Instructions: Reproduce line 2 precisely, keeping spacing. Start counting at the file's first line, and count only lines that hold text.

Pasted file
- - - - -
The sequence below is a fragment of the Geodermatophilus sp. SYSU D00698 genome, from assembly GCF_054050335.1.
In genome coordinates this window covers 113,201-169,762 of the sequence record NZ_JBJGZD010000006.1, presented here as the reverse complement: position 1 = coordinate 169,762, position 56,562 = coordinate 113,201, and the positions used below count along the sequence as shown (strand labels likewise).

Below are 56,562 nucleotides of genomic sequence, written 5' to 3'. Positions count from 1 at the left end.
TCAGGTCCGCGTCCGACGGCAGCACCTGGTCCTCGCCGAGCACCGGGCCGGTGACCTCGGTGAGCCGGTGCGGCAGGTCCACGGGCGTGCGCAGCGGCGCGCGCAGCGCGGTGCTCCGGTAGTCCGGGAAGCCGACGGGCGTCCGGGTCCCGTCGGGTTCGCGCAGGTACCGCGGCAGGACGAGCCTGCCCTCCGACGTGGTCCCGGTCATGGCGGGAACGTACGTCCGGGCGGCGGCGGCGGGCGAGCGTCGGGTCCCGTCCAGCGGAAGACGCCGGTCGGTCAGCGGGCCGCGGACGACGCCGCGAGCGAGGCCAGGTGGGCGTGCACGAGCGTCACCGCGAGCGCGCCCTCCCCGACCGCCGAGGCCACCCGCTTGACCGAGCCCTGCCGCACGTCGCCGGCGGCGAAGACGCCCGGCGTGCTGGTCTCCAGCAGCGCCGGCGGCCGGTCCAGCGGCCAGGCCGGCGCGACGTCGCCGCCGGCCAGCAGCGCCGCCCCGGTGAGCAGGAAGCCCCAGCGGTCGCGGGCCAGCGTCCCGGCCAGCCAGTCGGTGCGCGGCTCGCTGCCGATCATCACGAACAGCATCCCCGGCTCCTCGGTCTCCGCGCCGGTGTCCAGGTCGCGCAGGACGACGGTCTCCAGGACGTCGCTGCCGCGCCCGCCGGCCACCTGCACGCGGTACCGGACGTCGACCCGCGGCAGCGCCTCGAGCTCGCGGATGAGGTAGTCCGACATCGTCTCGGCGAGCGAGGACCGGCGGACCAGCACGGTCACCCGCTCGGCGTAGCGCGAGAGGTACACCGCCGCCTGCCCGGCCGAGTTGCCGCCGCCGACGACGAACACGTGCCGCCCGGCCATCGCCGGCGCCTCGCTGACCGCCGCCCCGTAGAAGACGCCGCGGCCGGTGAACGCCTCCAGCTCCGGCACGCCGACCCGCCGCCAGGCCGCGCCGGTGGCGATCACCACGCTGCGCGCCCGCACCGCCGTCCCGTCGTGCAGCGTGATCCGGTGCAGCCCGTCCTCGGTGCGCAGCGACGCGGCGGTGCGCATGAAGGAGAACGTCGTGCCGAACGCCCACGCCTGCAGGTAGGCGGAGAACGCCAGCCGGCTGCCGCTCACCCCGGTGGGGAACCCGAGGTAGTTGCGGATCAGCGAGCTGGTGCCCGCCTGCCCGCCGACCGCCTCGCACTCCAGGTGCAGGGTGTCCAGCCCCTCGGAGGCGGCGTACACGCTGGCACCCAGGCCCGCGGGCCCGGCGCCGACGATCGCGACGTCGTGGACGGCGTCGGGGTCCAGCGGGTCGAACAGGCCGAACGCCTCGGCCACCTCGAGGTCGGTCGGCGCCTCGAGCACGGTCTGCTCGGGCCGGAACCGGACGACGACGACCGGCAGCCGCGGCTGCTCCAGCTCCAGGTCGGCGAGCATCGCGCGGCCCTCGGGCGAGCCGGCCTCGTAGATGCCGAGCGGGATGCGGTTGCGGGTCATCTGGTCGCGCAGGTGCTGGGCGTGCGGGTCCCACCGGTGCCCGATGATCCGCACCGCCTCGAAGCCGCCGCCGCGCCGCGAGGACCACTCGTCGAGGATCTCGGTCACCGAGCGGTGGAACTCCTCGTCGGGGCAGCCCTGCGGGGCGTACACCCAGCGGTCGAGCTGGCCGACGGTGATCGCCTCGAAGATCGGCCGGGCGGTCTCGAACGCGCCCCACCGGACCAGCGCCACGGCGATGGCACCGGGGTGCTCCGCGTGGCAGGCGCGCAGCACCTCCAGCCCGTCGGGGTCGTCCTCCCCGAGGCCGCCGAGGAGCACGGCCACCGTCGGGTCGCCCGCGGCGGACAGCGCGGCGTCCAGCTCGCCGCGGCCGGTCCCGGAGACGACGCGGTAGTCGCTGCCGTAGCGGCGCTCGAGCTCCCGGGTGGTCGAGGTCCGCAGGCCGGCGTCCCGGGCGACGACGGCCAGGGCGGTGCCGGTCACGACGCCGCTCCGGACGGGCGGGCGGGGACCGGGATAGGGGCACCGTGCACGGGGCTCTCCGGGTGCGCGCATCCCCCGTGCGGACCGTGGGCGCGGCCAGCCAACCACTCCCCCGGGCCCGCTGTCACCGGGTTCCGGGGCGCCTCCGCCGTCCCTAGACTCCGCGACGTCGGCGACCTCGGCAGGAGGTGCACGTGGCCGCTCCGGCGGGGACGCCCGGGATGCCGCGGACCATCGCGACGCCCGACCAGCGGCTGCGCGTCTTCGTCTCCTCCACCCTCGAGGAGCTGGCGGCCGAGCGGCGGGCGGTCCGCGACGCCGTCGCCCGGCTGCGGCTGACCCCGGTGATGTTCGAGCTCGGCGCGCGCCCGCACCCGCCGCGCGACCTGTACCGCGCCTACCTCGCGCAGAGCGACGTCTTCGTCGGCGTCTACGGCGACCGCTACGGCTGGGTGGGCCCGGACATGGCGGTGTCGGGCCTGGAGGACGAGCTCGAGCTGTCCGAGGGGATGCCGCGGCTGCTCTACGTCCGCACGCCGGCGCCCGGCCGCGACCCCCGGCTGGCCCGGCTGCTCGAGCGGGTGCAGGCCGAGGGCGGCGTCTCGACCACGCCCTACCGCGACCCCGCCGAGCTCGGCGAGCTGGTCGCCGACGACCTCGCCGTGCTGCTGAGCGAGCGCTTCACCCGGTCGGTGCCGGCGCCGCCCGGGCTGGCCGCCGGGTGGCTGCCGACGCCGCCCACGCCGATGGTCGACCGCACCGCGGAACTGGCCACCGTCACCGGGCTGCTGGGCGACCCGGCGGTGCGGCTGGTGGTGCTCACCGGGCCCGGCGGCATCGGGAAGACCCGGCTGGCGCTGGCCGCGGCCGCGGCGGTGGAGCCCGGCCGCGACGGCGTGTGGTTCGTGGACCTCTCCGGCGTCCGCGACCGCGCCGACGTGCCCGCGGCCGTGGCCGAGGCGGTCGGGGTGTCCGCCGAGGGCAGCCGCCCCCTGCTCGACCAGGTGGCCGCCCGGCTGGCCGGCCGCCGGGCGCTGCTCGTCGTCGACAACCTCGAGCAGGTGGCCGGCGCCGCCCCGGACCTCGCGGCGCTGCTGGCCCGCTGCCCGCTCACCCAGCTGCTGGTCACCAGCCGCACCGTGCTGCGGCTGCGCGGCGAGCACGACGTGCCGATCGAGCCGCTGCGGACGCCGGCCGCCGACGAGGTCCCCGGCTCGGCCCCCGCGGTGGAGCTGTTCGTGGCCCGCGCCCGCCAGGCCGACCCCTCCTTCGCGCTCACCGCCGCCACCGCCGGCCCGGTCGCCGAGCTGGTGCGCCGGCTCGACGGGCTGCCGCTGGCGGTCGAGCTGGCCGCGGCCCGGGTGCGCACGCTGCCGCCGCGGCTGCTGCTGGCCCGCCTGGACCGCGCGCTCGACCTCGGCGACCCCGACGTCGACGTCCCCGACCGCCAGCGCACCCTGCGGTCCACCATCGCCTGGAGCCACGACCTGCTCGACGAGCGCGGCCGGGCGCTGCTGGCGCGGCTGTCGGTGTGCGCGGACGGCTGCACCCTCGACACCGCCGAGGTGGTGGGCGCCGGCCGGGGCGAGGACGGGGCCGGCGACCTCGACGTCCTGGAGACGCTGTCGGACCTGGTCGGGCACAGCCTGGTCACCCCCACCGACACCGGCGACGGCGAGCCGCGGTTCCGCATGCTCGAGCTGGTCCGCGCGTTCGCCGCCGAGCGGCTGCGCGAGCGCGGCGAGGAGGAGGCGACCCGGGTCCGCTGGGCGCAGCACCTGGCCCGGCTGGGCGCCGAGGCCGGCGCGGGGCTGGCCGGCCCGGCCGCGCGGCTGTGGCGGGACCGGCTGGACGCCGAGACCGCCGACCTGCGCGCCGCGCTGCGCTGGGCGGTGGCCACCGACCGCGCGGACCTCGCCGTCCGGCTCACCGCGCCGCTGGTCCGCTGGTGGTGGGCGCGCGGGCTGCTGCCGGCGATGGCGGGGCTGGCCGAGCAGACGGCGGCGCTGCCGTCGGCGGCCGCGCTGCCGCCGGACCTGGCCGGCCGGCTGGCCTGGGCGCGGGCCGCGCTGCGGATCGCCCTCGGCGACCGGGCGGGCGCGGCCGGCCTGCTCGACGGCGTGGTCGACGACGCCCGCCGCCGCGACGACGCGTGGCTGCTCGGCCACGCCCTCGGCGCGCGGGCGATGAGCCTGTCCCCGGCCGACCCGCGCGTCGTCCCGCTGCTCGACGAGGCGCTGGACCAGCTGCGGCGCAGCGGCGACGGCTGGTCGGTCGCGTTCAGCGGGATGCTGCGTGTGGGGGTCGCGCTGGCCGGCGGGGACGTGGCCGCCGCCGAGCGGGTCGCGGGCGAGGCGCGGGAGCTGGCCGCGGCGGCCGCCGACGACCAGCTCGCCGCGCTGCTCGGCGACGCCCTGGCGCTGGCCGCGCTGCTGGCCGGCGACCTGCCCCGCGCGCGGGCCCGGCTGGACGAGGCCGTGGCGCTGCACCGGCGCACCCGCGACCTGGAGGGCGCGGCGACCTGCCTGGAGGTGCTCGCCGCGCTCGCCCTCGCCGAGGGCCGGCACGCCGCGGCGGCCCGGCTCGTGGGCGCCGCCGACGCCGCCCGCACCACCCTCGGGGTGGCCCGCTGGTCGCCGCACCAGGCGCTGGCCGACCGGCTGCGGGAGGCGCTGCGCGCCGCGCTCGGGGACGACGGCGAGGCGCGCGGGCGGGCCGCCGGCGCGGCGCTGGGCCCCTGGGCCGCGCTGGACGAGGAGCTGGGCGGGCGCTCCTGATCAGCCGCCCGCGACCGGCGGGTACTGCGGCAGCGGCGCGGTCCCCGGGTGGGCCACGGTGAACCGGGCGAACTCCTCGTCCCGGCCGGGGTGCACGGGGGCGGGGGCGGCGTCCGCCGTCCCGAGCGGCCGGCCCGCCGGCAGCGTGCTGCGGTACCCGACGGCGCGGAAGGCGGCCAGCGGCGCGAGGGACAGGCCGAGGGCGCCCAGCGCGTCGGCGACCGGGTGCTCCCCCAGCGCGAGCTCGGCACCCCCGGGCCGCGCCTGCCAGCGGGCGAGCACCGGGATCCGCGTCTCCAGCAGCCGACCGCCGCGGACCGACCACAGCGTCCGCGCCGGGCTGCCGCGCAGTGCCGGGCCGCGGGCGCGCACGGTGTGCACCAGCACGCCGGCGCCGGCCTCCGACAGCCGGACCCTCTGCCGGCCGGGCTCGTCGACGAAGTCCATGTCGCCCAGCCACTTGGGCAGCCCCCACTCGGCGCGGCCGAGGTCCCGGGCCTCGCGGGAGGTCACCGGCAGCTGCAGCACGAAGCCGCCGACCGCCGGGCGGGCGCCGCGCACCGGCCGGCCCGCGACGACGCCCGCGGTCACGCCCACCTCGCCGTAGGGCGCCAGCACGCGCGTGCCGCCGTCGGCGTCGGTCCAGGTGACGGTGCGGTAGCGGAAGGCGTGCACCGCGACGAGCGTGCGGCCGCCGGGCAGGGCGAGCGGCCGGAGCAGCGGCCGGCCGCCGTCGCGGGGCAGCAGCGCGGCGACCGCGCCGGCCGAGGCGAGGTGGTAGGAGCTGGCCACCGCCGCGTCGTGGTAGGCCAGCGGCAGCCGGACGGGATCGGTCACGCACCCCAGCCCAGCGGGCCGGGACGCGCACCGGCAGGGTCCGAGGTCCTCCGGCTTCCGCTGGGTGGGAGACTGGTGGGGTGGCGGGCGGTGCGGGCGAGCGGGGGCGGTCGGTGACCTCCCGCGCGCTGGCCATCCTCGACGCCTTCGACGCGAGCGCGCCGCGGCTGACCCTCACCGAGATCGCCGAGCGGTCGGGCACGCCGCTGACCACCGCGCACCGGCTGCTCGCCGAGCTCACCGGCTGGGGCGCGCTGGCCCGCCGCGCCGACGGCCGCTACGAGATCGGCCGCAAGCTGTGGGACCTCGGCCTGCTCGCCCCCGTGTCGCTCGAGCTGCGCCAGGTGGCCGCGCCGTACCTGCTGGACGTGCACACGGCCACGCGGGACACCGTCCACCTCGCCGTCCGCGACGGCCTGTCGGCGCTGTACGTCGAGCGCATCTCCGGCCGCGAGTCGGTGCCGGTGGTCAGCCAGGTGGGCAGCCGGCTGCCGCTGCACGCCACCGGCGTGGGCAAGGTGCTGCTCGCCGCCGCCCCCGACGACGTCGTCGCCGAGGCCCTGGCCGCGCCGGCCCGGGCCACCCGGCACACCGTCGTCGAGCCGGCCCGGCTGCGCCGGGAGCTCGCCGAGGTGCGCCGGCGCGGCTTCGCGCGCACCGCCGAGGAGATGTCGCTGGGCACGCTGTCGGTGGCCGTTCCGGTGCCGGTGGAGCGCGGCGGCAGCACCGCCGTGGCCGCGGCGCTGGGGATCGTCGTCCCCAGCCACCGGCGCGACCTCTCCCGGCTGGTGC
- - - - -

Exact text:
In genome coordinates this window covers 113,201-169,762 of the sequence record NZ_JBJGZD010000006.1, presented here as the reverse complement: position 1 = coordinate 169,762, position 56,562 = coordinate 113,201, and the positions used below count along the sequence as shown (strand labels likewise).